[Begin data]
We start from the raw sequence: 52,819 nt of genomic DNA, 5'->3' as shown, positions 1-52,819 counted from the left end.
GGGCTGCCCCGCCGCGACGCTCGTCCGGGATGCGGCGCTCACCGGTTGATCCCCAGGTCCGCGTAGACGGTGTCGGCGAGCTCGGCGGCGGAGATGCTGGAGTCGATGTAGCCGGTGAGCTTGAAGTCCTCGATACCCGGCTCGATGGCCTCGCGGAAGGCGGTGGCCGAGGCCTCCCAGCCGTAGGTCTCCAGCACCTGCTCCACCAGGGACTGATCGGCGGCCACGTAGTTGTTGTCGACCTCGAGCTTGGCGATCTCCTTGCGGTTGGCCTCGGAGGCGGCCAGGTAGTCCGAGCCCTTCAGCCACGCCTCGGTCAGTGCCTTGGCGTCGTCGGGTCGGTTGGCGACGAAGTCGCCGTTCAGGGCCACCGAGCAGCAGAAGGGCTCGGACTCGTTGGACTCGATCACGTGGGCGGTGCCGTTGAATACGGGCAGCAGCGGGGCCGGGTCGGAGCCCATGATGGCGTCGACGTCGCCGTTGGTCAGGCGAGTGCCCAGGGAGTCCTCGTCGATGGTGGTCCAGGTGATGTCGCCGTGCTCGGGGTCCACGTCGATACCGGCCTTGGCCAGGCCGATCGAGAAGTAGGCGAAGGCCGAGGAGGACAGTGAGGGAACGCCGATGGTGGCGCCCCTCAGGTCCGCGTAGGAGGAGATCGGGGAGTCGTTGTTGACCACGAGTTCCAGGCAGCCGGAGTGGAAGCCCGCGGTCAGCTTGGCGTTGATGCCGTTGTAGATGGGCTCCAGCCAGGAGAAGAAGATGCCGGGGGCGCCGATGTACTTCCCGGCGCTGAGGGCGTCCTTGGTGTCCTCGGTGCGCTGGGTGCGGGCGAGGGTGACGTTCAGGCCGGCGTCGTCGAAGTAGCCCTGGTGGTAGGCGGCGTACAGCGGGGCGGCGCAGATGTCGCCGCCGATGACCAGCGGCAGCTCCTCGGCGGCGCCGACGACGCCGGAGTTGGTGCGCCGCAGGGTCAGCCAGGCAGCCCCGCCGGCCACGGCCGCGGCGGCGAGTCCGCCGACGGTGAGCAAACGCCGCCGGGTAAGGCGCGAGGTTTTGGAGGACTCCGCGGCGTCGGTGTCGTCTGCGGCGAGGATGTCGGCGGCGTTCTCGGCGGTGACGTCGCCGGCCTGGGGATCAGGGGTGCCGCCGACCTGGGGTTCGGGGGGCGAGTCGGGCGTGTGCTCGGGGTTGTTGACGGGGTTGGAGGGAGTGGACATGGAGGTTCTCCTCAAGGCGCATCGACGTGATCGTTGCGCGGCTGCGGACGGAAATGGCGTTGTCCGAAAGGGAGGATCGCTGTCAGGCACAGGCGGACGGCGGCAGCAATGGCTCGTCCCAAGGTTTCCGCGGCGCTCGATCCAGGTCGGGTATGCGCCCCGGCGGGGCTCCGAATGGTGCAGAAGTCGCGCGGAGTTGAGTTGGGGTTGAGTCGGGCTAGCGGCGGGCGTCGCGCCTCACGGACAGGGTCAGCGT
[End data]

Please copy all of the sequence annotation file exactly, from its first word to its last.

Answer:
We start from the raw sequence: 52,819 nt of genomic DNA, 5'->3' as shown, positions 1-52,819 counted from the left end.
GGGCTGCCCCGCCGCGACGCTCGTCCGGGATGCGGCGCTCACCGGTTGATCCCCAGGTCCGCGTAGACGGTGTCGGCGAGCTCGGCGGCGGAGATGCTGGAGTCGATGTAGCCGGTGAGCTTGAAGTCCTCGATACCCGGCTCGATGGCCTCGCGGAAGGCGGTGGCCGAGGCCTCCCAGCCGTAGGTCTCCAGCACCTGCTCCACCAGGGACTGATCGGCGGCCACGTAGTTGTTGTCGACCTCGAGCTTGGCGATCTCCTTGCGGTTGGCCTCGGAGGCGGCCAGGTAGTCCGAGCCCTTCAGCCACGCCTCGGTCAGTGCCTTGGCGTCGTCGGGTCGGTTGGCGACGAAGTCGCCGTTCAGGGCCACCGAGCAGCAGAAGGGCTCGGACTCGTTGGACTCGATCACGTGGGCGGTGCCGTTGAATACGGGCAGCAGCGGGGCCGGGTCGGAGCCCATGATGGCGTCGACGTCGCCGTTGGTCAGGCGAGTGCCCAGGGAGTCCTCGTCGATGGTGGTCCAGGTGATGTCGCCGTGCTCGGGGTCCACGTCGATACCGGCCTTGGCCAGGCCGATCGAGAAGTAGGCGAAGGCCGAGGAGGACAGTGAGGGAACGCCGATGGTGGCGCCCCTCAGGTCCGCGTAGGAGGAGATCGGGGAGTCGTTGTTGACCACGAGTTCCAGGCAGCCGGAGTGGAAGCCCGCGGTCAGCTTGGCGTTGATGCCGTTGTAGATGGGCTCCAGCCAGGAGAAGAAGATGCCGGGGGCGCCGATGTACTTCCCGGCGCTGAGGGCGTCCTTGGTGTCCTCGGTGCGCTGGGTGCGGGCGAGGGTGACGTTCAGGCCGGCGTCGTCGAAGTAGCCCTGGTGGTAGGCGGCGTACAGCGGGGCGGCGCAGATGTCGCCGCCGATGACCAGCGGCAGCTCCTCGGCGGCGCCGACGACGCCGGAGTTGGTGCGCCGCAGGGTCAGCCAGGCAGCCCCGCCGGCCACGGCCGCGGCGGCGAGTCCGCCGACGGTGAGCAAACGCCGCCGGGTAAGGCGCGAGGTTTTGGAGGACTCCGCGGCGTCGGTGTCGTCTGCGGCGAGGATGTCGGCGGCGTTCTCGGCGGTGACGTCGCCGGCCTGGGGATCAGGGGTGCCGCCGACCTGGGGTTCGGGGGGCGAGTCGGGCGTGTGCTCGGGGTTGTTGACGGGGTTGGAGGGAGTGGACATGGAGGTTCTCCTCAAGGCGCATCGACGTGATCGTTGCGCGGCTGCGGACGGAAATGGCGTTGTCCGAAAGGGAGGATCGCTGTCAGGCACAGGCGGACGGCGGCAGCAATGGCTCGTCCCAAGGTTTCCGCGGCGCTCGATCCAGGTCGGGTATGCGCCCCGGCGGGGCTCCGAATGGTGCAGAAGTCGCGCGGAGTTGAGTTGGGGTTGAGTCGGGCTAGCGGCGGGCGTCGCGCCTCACGGACAGGGTCAGCGT